Mini Review: Simon Peter In Scripture and Memory

March 14, 2013 — Leave a comment


If you remember back in late fall, I was reading through Markus Bockmuehl’s Seeing the Word: Refocusing New Testament Study. This book was the first volume in the Studies In Theological Interpretation series by Baker Academic (which I would recommend to you). He mentioned toward the end of the book that he would be making a specific application of his proposed method in an upcoming book on the apostle Peter. That was 2006, and now 6+ years later we have Simon Peter In Scripture And Memory: The New Testament Apostle in The Early Church.

The book is split into 3 parts. The first covers some general introductory concerns. First, in chapter 1 Bockmuehl explains what he means by “living memory,” and how that is a way of doing historical investigation. Then, chapter 2 gives a New Testament overview of the data we have on Peter, starting in the Gospels, and then stopping briefly at all the relevant passages elsewhere in the NT.

Part 2 forms the bulk of the book, though it is still just two chapters. The first chapter covers in minute detail all of the “living memory” we have of Peter in the Eastern church. This involves moving beyond a more detailed examination of NT writings that would have originated into the East and on to second century and later extra-biblical writings that show connections and echoes of Peter. The next chapter then repeats this exhaustive survey with respect to the Western church.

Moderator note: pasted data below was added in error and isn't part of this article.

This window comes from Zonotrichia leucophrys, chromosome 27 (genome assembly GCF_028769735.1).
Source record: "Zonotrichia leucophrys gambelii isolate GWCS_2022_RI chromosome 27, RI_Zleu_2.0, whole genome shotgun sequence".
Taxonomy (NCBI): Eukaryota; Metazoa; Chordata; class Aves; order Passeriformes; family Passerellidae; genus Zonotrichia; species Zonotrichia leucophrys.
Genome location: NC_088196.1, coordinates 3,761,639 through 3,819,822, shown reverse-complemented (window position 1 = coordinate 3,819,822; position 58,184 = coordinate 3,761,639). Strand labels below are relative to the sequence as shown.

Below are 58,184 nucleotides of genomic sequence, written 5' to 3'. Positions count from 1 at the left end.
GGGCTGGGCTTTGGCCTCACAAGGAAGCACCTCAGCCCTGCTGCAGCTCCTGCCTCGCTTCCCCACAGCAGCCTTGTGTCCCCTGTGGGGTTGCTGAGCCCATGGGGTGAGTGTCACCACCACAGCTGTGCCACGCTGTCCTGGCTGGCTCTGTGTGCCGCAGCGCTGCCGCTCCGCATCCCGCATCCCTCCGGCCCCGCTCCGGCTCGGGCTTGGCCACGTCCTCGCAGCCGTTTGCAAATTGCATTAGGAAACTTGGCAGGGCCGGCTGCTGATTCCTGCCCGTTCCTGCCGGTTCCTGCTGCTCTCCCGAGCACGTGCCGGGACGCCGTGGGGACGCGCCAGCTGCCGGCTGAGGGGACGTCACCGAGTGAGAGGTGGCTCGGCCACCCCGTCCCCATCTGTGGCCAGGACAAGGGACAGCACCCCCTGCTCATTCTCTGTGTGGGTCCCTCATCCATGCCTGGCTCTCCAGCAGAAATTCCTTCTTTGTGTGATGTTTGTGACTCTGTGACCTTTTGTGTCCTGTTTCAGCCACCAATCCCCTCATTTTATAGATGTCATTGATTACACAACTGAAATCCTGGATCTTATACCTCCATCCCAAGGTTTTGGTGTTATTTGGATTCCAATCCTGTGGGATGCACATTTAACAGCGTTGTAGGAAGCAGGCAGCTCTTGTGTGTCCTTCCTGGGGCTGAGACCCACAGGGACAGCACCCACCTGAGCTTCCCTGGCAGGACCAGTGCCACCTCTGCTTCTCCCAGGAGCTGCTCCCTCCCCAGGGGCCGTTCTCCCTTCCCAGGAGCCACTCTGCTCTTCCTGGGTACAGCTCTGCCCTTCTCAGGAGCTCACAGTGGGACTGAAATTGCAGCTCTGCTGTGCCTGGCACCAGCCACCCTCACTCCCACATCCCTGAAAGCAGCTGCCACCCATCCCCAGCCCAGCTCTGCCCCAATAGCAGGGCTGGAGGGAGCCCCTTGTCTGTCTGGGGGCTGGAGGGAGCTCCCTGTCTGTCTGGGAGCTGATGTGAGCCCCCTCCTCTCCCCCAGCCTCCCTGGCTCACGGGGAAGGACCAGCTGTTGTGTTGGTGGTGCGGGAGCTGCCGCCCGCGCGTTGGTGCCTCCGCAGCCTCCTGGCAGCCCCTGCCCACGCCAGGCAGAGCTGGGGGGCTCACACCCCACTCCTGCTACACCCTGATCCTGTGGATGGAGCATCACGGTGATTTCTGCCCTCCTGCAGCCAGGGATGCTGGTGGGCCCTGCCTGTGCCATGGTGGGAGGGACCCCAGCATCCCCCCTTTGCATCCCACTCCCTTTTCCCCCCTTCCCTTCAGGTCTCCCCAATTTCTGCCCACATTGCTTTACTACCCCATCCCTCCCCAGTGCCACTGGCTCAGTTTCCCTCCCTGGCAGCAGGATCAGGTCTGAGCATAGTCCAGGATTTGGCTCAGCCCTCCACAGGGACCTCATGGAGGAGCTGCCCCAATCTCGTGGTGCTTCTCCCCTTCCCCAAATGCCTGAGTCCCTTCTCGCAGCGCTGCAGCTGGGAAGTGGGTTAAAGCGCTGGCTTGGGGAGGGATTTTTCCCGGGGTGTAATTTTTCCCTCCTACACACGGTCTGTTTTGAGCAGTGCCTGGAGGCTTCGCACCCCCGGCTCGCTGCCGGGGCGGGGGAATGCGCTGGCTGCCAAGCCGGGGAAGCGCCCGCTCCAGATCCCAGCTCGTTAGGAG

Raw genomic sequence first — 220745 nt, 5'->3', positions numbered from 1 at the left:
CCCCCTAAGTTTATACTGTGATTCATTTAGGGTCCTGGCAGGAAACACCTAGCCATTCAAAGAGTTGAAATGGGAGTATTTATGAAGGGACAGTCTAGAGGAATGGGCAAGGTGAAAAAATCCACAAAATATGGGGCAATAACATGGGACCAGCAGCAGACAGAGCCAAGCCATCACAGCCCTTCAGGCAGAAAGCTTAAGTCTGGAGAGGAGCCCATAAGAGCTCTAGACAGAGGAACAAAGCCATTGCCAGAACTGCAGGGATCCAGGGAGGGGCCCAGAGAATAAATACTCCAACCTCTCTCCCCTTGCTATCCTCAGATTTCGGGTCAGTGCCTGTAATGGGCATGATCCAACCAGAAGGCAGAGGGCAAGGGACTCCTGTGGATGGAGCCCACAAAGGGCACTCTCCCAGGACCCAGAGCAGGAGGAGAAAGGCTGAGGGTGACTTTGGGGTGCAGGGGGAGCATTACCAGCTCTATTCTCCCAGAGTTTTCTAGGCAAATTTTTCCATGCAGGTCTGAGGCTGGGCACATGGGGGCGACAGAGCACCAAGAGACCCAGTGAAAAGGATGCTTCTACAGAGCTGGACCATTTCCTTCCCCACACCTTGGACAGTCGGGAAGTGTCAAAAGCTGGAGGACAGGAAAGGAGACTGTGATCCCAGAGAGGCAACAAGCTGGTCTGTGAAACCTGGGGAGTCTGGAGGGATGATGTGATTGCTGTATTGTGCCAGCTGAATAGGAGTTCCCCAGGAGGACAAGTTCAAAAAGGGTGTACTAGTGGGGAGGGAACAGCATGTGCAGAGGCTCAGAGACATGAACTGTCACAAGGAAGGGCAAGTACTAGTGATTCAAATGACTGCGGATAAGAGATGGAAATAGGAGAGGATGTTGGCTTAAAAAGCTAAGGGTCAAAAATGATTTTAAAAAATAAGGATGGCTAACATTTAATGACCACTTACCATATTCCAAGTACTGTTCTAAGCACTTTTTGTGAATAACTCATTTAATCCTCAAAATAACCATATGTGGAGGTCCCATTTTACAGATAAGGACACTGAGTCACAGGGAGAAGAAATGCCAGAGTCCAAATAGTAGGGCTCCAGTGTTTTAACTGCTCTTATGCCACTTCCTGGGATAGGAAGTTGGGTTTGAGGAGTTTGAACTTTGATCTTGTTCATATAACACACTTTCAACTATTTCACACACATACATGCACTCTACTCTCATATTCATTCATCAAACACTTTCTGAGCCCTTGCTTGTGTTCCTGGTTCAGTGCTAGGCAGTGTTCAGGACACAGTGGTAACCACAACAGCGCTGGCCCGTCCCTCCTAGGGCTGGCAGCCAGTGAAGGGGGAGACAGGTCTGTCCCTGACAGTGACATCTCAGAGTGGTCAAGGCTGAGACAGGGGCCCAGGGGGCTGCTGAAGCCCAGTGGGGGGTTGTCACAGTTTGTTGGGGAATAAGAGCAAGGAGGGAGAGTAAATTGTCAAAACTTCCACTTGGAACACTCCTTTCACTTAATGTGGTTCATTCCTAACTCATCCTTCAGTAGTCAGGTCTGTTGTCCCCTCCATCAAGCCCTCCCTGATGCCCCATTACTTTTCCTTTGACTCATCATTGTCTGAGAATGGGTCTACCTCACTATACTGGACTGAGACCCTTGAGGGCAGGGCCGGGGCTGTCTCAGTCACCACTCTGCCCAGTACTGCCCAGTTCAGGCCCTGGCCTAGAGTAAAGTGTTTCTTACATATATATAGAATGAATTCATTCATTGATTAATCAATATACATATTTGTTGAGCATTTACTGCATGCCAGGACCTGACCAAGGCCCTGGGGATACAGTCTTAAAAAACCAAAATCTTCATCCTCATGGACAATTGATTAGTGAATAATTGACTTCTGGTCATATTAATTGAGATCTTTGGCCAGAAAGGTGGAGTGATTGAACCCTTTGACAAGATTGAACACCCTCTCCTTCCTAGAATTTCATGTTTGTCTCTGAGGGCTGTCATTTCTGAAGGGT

The final part of the book, still just two chapters long, offers a chapter on Peter’s call to be a disciple and one on some archaeological findings related to Bethsaida (Peter’s hometown). Both of these chapters together are shorter than either of the extensive chapters that made up Part 2. However, they provided very interesting insights into Peter’s background and early history.

Overall, this is an interesting book for anyone who wants to study the life of Peter further. It is very dense, and the two chapters in part 2 could have more profitably been split up (each one was over 50 pages long). As a case study in the method Bockmuehl proposed in Seeing the Word, this is an excellent extension of his scholarship. It is fairly academic, so it won’t find much traction on the popular level, but since that’s not the intended audience, that’s probably for the better. For serious students of the Bible who want to see how a valuable study wedding historical and exegetical work, this is a book worth picking up.

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I'm an avid reader, musician, and high school Bible teacher living in central Florida. I have many paperback books and our house smells of rich glade air freshners. If you want to know more, then let's connect!

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